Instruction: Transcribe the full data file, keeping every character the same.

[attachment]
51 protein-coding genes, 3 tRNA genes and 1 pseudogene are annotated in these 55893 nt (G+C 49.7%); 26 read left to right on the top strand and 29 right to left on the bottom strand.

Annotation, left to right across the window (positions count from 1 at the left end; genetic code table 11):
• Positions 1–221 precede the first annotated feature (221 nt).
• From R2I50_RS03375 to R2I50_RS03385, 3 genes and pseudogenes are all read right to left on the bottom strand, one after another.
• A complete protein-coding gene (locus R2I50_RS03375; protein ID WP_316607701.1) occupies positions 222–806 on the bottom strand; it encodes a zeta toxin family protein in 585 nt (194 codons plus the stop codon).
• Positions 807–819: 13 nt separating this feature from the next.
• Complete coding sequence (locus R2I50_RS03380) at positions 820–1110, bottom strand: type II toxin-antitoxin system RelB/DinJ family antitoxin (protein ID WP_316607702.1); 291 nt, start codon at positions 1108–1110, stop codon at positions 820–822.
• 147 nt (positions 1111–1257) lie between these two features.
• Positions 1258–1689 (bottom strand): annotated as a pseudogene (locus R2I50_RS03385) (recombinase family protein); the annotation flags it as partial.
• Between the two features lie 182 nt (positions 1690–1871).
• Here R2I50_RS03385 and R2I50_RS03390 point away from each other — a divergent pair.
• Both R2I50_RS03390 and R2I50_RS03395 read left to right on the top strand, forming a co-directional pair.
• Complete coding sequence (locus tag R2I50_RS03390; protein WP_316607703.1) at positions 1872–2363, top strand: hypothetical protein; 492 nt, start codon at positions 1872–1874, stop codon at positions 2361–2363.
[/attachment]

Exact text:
51 protein-coding genes, 3 tRNA genes and 1 pseudogene are annotated in these 55893 nt (G+C 49.7%); 26 read left to right on the top strand and 29 right to left on the bottom strand.

Annotation, left to right across the window (positions count from 1 at the left end; genetic code table 11):
• Positions 1–221 precede the first annotated feature (221 nt).
• From R2I50_RS03375 to R2I50_RS03385, 3 genes and pseudogenes are all read right to left on the bottom strand, one after another.
• A complete protein-coding gene (locus R2I50_RS03375; protein ID WP_316607701.1) occupies positions 222–806 on the bottom strand; it encodes a zeta toxin family protein in 585 nt (194 codons plus the stop codon).
• Positions 807–819: 13 nt separating this feature from the next.
• Complete coding sequence (locus R2I50_RS03380) at positions 820–1110, bottom strand: type II toxin-antitoxin system RelB/DinJ family antitoxin (protein ID WP_316607702.1); 291 nt, start codon at positions 1108–1110, stop codon at positions 820–822.
• 147 nt (positions 1111–1257) lie between these two features.
• Positions 1258–1689 (bottom strand): annotated as a pseudogene (locus R2I50_RS03385) (recombinase family protein); the annotation flags it as partial.
• Between the two features lie 182 nt (positions 1690–1871).
• Here R2I50_RS03385 and R2I50_RS03390 point away from each other — a divergent pair.
• Both R2I50_RS03390 and R2I50_RS03395 read left to right on the top strand, forming a co-directional pair.
• Complete coding sequence (locus tag R2I50_RS03390; protein WP_316607703.1) at positions 1872–2363, top strand: hypothetical protein; 492 nt, start codon at positions 1872–1874, stop codon at positions 2361–2363.